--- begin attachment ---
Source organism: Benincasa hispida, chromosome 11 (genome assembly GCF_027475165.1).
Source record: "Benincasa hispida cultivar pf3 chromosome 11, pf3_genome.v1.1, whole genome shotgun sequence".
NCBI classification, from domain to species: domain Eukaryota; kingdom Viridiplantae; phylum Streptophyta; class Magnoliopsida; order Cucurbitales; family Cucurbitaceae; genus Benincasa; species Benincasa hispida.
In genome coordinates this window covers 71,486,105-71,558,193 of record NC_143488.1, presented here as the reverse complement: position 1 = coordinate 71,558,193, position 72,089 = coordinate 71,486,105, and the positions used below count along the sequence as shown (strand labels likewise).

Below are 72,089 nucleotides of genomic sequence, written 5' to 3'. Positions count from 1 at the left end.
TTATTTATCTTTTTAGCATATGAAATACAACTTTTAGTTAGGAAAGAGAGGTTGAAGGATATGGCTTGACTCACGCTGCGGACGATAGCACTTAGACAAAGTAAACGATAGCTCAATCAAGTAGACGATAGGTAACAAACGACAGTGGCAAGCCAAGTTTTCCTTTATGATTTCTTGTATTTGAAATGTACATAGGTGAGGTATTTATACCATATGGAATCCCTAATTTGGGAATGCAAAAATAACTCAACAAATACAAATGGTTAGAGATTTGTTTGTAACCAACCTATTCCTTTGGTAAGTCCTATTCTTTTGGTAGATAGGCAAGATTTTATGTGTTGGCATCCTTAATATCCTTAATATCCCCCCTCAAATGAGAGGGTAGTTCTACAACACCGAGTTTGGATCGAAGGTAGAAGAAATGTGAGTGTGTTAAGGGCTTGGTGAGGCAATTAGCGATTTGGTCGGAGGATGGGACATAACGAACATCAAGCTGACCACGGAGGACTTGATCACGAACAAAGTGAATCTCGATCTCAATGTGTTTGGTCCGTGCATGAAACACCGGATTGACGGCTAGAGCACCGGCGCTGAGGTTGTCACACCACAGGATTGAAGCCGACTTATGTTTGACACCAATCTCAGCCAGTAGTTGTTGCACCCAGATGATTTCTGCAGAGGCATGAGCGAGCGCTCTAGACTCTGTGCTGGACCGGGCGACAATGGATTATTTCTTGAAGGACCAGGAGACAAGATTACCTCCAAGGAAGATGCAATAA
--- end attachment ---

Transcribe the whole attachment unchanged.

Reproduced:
Source organism: Benincasa hispida, chromosome 11 (genome assembly GCF_027475165.1).
Source record: "Benincasa hispida cultivar pf3 chromosome 11, pf3_genome.v1.1, whole genome shotgun sequence".
NCBI classification, from domain to species: domain Eukaryota; kingdom Viridiplantae; phylum Streptophyta; class Magnoliopsida; order Cucurbitales; family Cucurbitaceae; genus Benincasa; species Benincasa hispida.
In genome coordinates this window covers 71,486,105-71,558,193 of record NC_143488.1, presented here as the reverse complement: position 1 = coordinate 71,558,193, position 72,089 = coordinate 71,486,105, and the positions used below count along the sequence as shown (strand labels likewise).

Below are 72,089 nucleotides of genomic sequence, written 5' to 3'. Positions count from 1 at the left end.
TTATTTATCTTTTTAGCATATGAAATACAACTTTTAGTTAGGAAAGAGAGGTTGAAGGATATGGCTTGACTCACGCTGCGGACGATAGCACTTAGACAAAGTAAACGATAGCTCAATCAAGTAGACGATAGGTAACAAACGACAGTGGCAAGCCAAGTTTTCCTTTATGATTTCTTGTATTTGAAATGTACATAGGTGAGGTATTTATACCATATGGAATCCCTAATTTGGGAATGCAAAAATAACTCAACAAATACAAATGGTTAGAGATTTGTTTGTAACCAACCTATTCCTTTGGTAAGTCCTATTCTTTTGGTAGATAGGCAAGATTTTATGTGTTGGCATCCTTAATATCCTTAATATCCCCCCTCAAATGAGAGGGTAGTTCTACAACACCGAGTTTGGATCGAAGGTAGAAGAAATGTGAGTGTGTTAAGGGCTTGGTGAGGCAATTAGCGATTTGGTCGGAGGATGGGACATAACGAACATCAAGCTGACCACGGAGGACTTGATCACGAACAAAGTGAATCTCGATCTCAATGTGTTTGGTCCGTGCATGAAACACCGGATTGACGGCTAGAGCACCGGCGCTGAGGTTGTCACACCACAGGATTGAAGCCGACTTATGTTTGACACCAATCTCAGCCAGTAGTTGTTGCACCCAGATGATTTCTGCAGAGGCATGAGCGAGCGCTCTAGACTCTGTGCTGGACCGGGCGACAATGGATTATTTCTTGAAGGACCAGGAGACAAGATTACCTCCAAGGAAGATGCAATAA